Slope models

The goal is to develop models combining surface, lateral and groundwater flow as well as geomorphological slope dynamics (Kirkby 1996). It is clear that this task is especially important for mountains. The general problem is tackled only partially by soil erosion experts (e.g. Hurni 1988) or by geologists or soil scientists dealing with landscape denudation at different scales (Montgomery etal. 1995, Schreier 2002).

During the last decade, more and more GIS models have been applied to describe changes in land use and/or vegetation cover in mountain regions and to speculate about the future impact of climatic or hydrological changes (Leavesley 1994). The most important parameter linked to vegetation change is ET. Only major changes have an impact on slope water and geomorphological stability. For example, the hydrological impact of reforestation of former alpine meadows is often less important than the construction of a network of forest roads on steep trough slopes (Megahan 1981). In the Soelktal, there are very serious examples of the impact of new forest roads on slope stability, but related impact studies do not exist yet.

In the Dischma and Solk valleys, the sequences of soils from the rocky ridges to the valley bottom are comparable. The typical catena (Krause & Peyer 1986) begins with shallow silicate soils on the rocky ridges (5-15 cm), followed by humus-rock soils (10-30 cm) on alpine meadows down to the tree line. Regosoils are very typical for trough slopes. Here, no distinct horizon is detectable, and because of ongoing erosion, weathering products are rare. The thickness of these soils range between 30 and 50 cm. Brown soils and podsols are dominant in the valley bottom and the neighbouring terraces. The distribution of''moderhumus'' is of high interest since this surface cover forms a very good buffer and storage for rainwater. Tensiometer studies at the Stillberg site, Dischma, showed that even during the summer the dominant shrub and meadow vegetation suffer no water shortage (Bednorz etal. 2000). Plants will indicate water stress only when rainfall fails for more than 10 days.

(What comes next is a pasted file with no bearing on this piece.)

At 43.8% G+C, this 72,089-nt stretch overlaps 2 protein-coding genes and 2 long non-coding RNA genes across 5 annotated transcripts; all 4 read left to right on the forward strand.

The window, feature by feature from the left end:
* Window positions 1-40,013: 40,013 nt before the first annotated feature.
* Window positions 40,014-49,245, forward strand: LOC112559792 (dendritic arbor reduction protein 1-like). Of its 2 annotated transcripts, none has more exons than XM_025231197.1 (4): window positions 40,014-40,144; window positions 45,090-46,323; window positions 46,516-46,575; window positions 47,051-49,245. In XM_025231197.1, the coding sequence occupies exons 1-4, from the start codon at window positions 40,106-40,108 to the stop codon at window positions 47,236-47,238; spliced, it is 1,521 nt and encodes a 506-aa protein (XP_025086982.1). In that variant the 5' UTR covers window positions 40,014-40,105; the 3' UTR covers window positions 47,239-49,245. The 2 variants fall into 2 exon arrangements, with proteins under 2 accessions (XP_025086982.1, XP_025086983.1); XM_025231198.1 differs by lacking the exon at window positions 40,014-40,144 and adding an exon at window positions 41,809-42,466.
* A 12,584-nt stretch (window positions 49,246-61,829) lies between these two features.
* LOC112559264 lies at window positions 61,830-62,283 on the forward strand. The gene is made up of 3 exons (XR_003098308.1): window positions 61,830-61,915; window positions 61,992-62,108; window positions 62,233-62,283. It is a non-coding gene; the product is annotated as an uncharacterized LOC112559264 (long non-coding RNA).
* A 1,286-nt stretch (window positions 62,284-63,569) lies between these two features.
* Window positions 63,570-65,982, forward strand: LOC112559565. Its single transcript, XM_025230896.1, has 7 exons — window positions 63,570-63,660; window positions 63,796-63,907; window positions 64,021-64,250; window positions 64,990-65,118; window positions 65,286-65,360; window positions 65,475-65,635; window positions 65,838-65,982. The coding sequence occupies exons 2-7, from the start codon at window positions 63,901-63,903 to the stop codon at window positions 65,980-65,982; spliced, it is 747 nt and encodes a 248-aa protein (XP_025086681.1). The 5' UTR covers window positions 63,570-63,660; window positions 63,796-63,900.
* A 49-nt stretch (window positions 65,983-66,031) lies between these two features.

The subsurface sediment and regolith must be considered in models of local slope hydrology. Here again, geomorphological zoning of slopes with different properties is very important. On the lower slopes of schist or gneiss rocks, several meters of weathered material often lie below covers of periglacial scree and deposits of morainic material. In the Tauern, schists often trigger mass movements. In the Dischma, recent and pre-Wuermian mass movements can be found even in harder gneiss rocks (Figure 17.3a and b). As shown in this example, mass movements can be clearly distinguished from high-resolution remotely sensed images. They decisively influence lateral water transport in slopes and for this reason geomorphological maps are important tools for flow routing in hydrological modelling. At the foot of mass movements, a spring horizon is common.